Summary:ASTERISK-20515: core dump in ast_channel_destructor if chan->tech_pvt is not null
Reporter:Bob Stine (rstinejr)Labels:
Date Opened:2012-10-04 12:13:16Date Closed:2012-10-04 15:05:05
Versions:Frequency of
Environment:Attachments:( 0) backtrace.txt
Description:CentOS 6.2, 32-bit, running as VM in VMware.
Comments:By: Matt Jordan (mjordan) 2012-10-04 13:50:56.747-0500

Hold on.

As this is your channel driver, it is not a bug in Asterisk.  If you need help with development activities, the proper forum is the asterisk-dev mailing list.

As far as {{ast_channel_destructor}} goes, every channel driver *must* either assign its private object to tech_pvt, or set it to NULL.  In fact, if you're building out your channel properly, you should be calling ast_channel_alloc, which will use ao2_alloc to create the channel object.  The tech_pvt member *will* be set to NULL at that point.  If you're creating your channel driver via some other mechanism, or other wise mucking up the tech_pvt pointer, that's not Asterisk's fault.

By: Joshua C. Colp (jcolp) 2012-10-04 13:55:04.448-0500

Going down this rabbit hole more - the code present there is a "worst case stab" approach to get rid of the tech_pvt. It is your responsibility in the hangup callback (or elsewhere, depending upon channel driver design) to set it to NULL and ensure it gets freed in the implementation specific manner.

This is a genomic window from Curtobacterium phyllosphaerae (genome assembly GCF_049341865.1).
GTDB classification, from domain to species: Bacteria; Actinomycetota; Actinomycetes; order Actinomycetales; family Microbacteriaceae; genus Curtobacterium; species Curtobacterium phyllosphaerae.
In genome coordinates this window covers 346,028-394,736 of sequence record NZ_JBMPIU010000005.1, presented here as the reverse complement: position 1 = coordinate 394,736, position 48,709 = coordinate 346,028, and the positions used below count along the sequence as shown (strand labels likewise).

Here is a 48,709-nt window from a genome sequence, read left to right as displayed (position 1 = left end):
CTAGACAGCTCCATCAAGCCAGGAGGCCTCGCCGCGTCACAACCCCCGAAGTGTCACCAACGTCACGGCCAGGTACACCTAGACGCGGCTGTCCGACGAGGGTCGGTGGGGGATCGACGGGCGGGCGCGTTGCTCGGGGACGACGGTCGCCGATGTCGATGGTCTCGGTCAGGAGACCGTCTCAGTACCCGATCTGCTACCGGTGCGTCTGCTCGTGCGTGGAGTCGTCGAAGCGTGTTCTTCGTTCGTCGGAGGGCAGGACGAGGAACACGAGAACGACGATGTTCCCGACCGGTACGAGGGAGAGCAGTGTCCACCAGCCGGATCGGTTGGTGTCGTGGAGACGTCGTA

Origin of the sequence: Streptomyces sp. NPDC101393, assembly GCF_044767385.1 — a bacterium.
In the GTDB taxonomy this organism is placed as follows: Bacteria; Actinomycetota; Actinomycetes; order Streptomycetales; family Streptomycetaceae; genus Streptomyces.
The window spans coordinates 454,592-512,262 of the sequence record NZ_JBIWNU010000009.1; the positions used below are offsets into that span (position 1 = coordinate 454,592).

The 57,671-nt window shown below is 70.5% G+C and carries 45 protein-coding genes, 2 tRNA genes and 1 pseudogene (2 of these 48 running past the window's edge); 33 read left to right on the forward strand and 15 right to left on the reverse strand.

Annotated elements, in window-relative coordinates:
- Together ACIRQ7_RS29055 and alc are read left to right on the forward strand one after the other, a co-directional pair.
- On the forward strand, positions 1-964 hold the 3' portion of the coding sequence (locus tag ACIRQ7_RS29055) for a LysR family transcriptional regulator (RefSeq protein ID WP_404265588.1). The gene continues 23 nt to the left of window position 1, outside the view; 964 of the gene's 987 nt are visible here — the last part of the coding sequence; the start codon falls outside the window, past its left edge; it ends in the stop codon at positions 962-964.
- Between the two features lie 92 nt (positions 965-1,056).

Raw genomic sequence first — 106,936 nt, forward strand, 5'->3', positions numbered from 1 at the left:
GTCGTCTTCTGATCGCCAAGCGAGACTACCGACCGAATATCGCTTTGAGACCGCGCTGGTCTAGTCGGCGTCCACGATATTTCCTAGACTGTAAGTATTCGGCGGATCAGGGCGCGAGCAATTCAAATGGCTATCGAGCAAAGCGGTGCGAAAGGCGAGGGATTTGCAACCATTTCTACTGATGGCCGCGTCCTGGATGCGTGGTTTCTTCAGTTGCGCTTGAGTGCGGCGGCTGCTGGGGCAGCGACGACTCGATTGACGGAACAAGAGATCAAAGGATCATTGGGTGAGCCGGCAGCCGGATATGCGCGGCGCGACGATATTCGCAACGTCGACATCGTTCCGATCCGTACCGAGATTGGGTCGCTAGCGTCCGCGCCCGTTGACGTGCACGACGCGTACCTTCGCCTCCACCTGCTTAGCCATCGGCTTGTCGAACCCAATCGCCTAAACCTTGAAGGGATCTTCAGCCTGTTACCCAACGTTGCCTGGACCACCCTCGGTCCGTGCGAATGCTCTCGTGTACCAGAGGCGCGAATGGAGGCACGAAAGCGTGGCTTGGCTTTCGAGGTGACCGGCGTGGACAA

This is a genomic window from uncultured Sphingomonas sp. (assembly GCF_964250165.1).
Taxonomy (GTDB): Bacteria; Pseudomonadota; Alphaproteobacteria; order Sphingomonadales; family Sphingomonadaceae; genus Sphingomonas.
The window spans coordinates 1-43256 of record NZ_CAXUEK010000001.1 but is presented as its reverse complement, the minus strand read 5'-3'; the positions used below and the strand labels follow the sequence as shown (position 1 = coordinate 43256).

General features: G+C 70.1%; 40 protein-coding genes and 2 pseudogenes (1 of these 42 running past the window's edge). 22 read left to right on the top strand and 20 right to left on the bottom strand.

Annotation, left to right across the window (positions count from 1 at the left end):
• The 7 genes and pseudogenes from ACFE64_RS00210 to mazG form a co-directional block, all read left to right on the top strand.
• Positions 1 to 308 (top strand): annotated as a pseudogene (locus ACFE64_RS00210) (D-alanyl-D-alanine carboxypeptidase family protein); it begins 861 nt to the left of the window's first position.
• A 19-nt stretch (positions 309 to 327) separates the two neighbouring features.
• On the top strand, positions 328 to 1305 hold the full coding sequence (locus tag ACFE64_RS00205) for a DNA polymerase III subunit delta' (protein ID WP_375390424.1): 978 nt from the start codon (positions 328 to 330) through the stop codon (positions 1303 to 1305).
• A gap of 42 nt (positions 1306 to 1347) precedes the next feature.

By: Matt Jordan (mjordan) 2012-10-04 14:00:38.105-0500

Please do e-mail the asterisk-dev list with these kinds of questions - there are lots of Asterisk developers out there who can help you with the semantics of the channel driver.  JIRA is not always monitored by all Asterisk developers, and doesn't provide the best forum for answering these kinds of issues.

By: Bob Stine (rstinejr) 2012-10-04 14:04:45.928-0500

The custom driver is my responsibility, but for ast_channel_destructor to attempt cleanup by freeing the value is a poor choice.  

An assertion that tech_pvt is null would be better.

By: Bob Stine (rstinejr) 2012-10-04 14:16:50.151-0500

backtrace from gdb for core dropped by asterisk.

By: Bob Stine (rstinejr) 2012-10-05 07:23:49.897-0500

The problem that I reported occurred in an error handling block.  Action taken by the block is, as far as I can tell, guaranteed to cause a core dump.  Unintentionally dropping core strikes me as a bug.

Logging a strident warning, asserting that the value should be null, etc., would be better than trying to free a block of memory when that just won't work.

By: Bob Stine (rstinejr) 2012-10-05 07:25:55.771-0500

Another alternative would be to close this with "won't fix", since it's not worth the QA and development time, although I think that doing nothing (logging the problem or just letting it go) is better than doing something wrong.